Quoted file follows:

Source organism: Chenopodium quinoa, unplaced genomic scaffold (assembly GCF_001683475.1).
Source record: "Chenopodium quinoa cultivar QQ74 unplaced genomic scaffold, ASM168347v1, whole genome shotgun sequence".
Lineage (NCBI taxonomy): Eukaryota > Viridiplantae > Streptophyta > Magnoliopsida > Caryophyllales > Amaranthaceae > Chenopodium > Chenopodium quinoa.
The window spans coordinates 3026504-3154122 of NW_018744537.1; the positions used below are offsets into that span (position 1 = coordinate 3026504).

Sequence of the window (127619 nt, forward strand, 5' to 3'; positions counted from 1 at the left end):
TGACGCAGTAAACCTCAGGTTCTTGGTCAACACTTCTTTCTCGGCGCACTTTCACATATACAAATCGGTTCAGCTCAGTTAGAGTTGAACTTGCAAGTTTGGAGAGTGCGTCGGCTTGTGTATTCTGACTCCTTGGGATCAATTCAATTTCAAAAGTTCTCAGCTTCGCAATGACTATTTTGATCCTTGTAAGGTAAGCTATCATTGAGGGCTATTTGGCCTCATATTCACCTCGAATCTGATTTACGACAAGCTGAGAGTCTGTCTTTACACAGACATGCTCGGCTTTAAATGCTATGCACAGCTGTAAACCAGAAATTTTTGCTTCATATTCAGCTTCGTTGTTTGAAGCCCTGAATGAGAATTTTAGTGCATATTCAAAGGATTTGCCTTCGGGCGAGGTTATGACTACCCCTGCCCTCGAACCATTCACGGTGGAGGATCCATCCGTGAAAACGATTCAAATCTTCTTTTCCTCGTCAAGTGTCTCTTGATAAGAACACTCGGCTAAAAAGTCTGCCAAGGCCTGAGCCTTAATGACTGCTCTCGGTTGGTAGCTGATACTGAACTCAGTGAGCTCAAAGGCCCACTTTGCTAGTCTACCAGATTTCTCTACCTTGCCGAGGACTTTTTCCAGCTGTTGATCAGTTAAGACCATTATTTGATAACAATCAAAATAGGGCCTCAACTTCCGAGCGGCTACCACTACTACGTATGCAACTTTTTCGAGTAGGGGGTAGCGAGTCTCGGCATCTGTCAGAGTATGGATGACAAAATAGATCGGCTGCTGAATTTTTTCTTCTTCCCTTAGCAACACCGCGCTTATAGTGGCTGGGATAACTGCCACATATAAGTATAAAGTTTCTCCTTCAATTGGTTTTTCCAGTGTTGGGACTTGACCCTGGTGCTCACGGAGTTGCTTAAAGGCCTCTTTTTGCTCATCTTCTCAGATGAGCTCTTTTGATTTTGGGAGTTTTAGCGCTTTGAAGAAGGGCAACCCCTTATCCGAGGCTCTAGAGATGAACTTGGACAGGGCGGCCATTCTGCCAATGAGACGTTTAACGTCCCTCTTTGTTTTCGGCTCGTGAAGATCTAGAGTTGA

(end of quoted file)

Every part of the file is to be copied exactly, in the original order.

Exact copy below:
Source organism: Chenopodium quinoa, unplaced genomic scaffold (assembly GCF_001683475.1).
Source record: "Chenopodium quinoa cultivar QQ74 unplaced genomic scaffold, ASM168347v1, whole genome shotgun sequence".
Lineage (NCBI taxonomy): Eukaryota > Viridiplantae > Streptophyta > Magnoliopsida > Caryophyllales > Amaranthaceae > Chenopodium > Chenopodium quinoa.
The window spans coordinates 3026504-3154122 of NW_018744537.1; the positions used below are offsets into that span (position 1 = coordinate 3026504).

Sequence of the window (127619 nt, forward strand, 5' to 3'; positions counted from 1 at the left end):
TGACGCAGTAAACCTCAGGTTCTTGGTCAACACTTCTTTCTCGGCGCACTTTCACATATACAAATCGGTTCAGCTCAGTTAGAGTTGAACTTGCAAGTTTGGAGAGTGCGTCGGCTTGTGTATTCTGACTCCTTGGGATCAATTCAATTTCAAAAGTTCTCAGCTTCGCAATGACTATTTTGATCCTTGTAAGGTAAGCTATCATTGAGGGCTATTTGGCCTCATATTCACCTCGAATCTGATTTACGACAAGCTGAGAGTCTGTCTTTACACAGACATGCTCGGCTTTAAATGCTATGCACAGCTGTAAACCAGAAATTTTTGCTTCATATTCAGCTTCGTTGTTTGAAGCCCTGAATGAGAATTTTAGTGCATATTCAAAGGATTTGCCTTCGGGCGAGGTTATGACTACCCCTGCCCTCGAACCATTCACGGTGGAGGATCCATCCGTGAAAACGATTCAAATCTTCTTTTCCTCGTCAAGTGTCTCTTGATAAGAACACTCGGCTAAAAAGTCTGCCAAGGCCTGAGCCTTAATGACTGCTCTCGGTTGGTAGCTGATACTGAACTCAGTGAGCTCAAAGGCCCACTTTGCTAGTCTACCAGATTTCTCTACCTTGCCGAGGACTTTTTCCAGCTGTTGATCAGTTAAGACCATTATTTGATAACAATCAAAATAGGGCCTCAACTTCCGAGCGGCTACCACTACTACGTATGCAACTTTTTCGAGTAGGGGGTAGCGAGTCTCGGCATCTGTCAGAGTATGGATGACAAAATAGATCGGCTGCTGAATTTTTTCTTCTTCCCTTAGCAACACCGCGCTTATAGTGGCTGGGATAACTGCCACATATAAGTATAAAGTTTCTCCTTCAATTGGTTTTTCCAGTGTTGGGACTTGACCCTGGTGCTCACGGAGTTGCTTAAAGGCCTCTTTTTGCTCATCTTCTCAGATGAGCTCTTTTGATTTTGGGAGTTTTAGCGCTTTGAAGAAGGGCAACCCCTTATCCGAGGCTCTAGAGATGAACTTGGACAGGGCGGCCATTCTGCCAATGAGACGTTTAACGTCCCTCTTTGTTTTCGGCTCGTGAAGATCTAGAGTTGA